I love the way you can control stuff like that when you are making your own clothes.

Where can I cut the bottoms from?

The trouble is, I don't have enough red fabric left to extend the bottom of both the front and the back. Here I am seeing if I can get another bottom bit out of what is left from one of the sleeve t-shirts. I finally managed to get enough out of the left one which turned out to be a slightly larger size. Happy days. 


Testing out how it will look. I decide to put the pink on the front and the red in the back. Why? Because there is less contrast with the red and I am hoping it will bring less attention to my generous *ahem* bottom.

Pink refashioned t-shirt

Here it is sewn on. I like it.

This goes on and on, doesn't it? No wonder this has taken me ages to finish. 
I don't really mind though.



I feel like the front needs something a little further up. I find a great illustration of Pooh with the bees.

This could be good, but I have to draw it right the first time. I don't know of any way to get the pen out if I mess it up.

applique, embroidery and drawing

Phew, I was successful. 


Pinning the neckline binding on to sew.

Pink refashioned t-shirt
Pink Pooh Refashioned T-shirt

Finally it is finished. Not too bad, still very pink even with the appliqué  and brown stitching. I do have moods where I want to wear pink so that should be okay. 

pink refashioned t-shirt
Pink Pooh Refashioned T-shirt

 And the back.

I have to say photographing myself wearing my refashion is one of my least favourite parts. I was disappointed to discover that I couldn't get the t-shirt over my mannequin's shoulders once the side seams were sewn - so I couldn't use it for the model. Damn.

pink refashioned t-shirt

I added this one at the end because the light is better than in the one where I am wearing it.

Now the one question I try not to ask myself is: Was it worth it? This particular t-shirt may not be worth the time I put into it. But creating it brought me a lot of pleasure, and who knows where what I learned making it might bring me to? 



7 comments:

Sucre said...

I really like this. It looks like something right out of the Disney store. Your did a great job and made good use out of old shirts.

Creatively yours Fi said...

I love it!! You're SO clever. I love the idea of refashioning old t-shirts (for beginners) as an e- course! ;) Thanks for sharing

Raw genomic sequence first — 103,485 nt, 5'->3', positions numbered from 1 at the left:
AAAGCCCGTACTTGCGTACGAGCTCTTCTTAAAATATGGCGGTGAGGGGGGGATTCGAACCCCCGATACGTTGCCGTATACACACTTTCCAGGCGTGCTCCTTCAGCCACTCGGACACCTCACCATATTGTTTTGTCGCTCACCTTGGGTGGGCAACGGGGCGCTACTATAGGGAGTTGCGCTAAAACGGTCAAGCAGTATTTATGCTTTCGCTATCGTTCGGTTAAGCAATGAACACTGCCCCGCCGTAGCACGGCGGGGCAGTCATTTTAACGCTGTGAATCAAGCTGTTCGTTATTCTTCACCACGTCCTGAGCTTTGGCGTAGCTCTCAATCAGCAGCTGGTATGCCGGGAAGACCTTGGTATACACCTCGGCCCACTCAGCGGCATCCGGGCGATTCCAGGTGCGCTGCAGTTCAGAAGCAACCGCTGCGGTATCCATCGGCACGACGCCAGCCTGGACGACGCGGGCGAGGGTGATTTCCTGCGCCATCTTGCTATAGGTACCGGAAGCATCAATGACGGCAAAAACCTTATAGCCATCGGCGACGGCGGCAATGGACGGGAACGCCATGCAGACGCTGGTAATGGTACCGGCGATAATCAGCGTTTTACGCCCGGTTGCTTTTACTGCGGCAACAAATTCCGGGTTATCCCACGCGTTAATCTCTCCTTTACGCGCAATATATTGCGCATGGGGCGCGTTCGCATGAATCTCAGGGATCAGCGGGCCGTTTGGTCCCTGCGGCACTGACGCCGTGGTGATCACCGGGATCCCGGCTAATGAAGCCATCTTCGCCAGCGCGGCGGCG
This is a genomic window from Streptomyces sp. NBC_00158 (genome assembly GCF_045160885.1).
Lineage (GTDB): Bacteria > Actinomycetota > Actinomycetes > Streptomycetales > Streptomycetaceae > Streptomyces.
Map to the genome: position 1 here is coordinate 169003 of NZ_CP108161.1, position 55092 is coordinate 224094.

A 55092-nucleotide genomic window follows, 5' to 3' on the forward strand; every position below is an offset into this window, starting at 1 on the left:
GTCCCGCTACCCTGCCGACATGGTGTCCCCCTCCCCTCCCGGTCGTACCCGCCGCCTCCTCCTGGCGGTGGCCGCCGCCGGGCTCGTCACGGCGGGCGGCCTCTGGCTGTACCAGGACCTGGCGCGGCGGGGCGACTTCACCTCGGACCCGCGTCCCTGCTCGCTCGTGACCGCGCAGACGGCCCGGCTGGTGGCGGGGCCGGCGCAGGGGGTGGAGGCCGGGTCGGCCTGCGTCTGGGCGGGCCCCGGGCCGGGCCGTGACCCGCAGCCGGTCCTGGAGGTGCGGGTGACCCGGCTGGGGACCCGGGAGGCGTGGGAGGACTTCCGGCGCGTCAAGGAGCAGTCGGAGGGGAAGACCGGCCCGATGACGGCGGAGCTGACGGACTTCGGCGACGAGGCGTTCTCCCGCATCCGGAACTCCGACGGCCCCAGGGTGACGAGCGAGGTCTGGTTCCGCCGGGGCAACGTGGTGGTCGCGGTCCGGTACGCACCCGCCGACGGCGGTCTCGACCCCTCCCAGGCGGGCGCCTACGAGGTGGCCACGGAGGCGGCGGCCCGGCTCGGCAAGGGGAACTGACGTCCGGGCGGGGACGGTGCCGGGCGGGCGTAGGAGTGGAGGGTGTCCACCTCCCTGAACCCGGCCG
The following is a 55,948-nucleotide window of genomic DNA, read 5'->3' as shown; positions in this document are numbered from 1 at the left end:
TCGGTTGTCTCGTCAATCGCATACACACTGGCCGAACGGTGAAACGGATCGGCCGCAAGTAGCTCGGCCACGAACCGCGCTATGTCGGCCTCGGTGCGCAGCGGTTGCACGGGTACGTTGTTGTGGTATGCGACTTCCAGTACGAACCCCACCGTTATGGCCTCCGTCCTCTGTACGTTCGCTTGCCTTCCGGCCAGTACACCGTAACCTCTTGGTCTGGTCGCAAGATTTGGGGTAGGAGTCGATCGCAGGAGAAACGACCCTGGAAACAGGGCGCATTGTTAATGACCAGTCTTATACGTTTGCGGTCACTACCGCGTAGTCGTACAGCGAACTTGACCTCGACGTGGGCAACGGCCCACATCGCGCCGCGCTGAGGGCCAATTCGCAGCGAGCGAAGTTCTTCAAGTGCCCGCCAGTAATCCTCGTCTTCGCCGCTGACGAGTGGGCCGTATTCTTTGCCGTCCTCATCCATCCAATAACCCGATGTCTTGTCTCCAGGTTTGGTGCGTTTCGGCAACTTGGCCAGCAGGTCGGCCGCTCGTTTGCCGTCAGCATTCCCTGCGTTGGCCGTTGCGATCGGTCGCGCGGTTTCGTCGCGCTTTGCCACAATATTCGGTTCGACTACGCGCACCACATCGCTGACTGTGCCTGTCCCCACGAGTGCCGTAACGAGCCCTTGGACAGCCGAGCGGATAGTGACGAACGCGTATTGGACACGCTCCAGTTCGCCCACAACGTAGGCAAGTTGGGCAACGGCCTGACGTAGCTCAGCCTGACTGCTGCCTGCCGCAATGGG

Ricë said...

I LOVE this, but I'm sorry: I don't think that's the right question ("Was it worth it?").I think the question is (always) "Was the process good?" Meaning: did you learn something? Did you discover something? Did you try something you wouldn't have tried otherwise? You enjoyed the hand stitching, and I think that even if that were all you got from it (which it isn't, but if), that would be enough. You're perfecting your stitching skills, learning about what the fabric can and can't do. Oh, wait: I'm preaching to the choir here, aren't I? I love this post a lot--thank you for taking time to share the process. XO

Zom said...

Sometimes the choir needs some preaching to remember. Thanks you guys.

Mary Helen-Art Saves Lives said...

Dear Zom I believe this process was exploration in the "what if???" question whenever any of us begin to transform clothing...or a collage... an assemblage! I love what you have created! Party on girl! Any more wild life in the back acres??? have a great week! Peace, Mary Helen Fernandez Stewart

Sharon Robb-Chism said...

I, too, have discovered that I really enjoy the process, even if I end up hardly ever wearing the piece once finished. That happened with the Belle Epoque tunic I made. It took forever, I like the way it looks on the dress form, but for whatever reason, I don't actually wear it much. The surprise is, that I don't really care that I don't wear it, because making it was so much fun, and was a great learning experience.

Zom said...

I learned years ago, when I used to do bead weaving, that what I loved to make and what I loved to wear weren't necessarily the same.

It is kind of frustrating in a practical sense.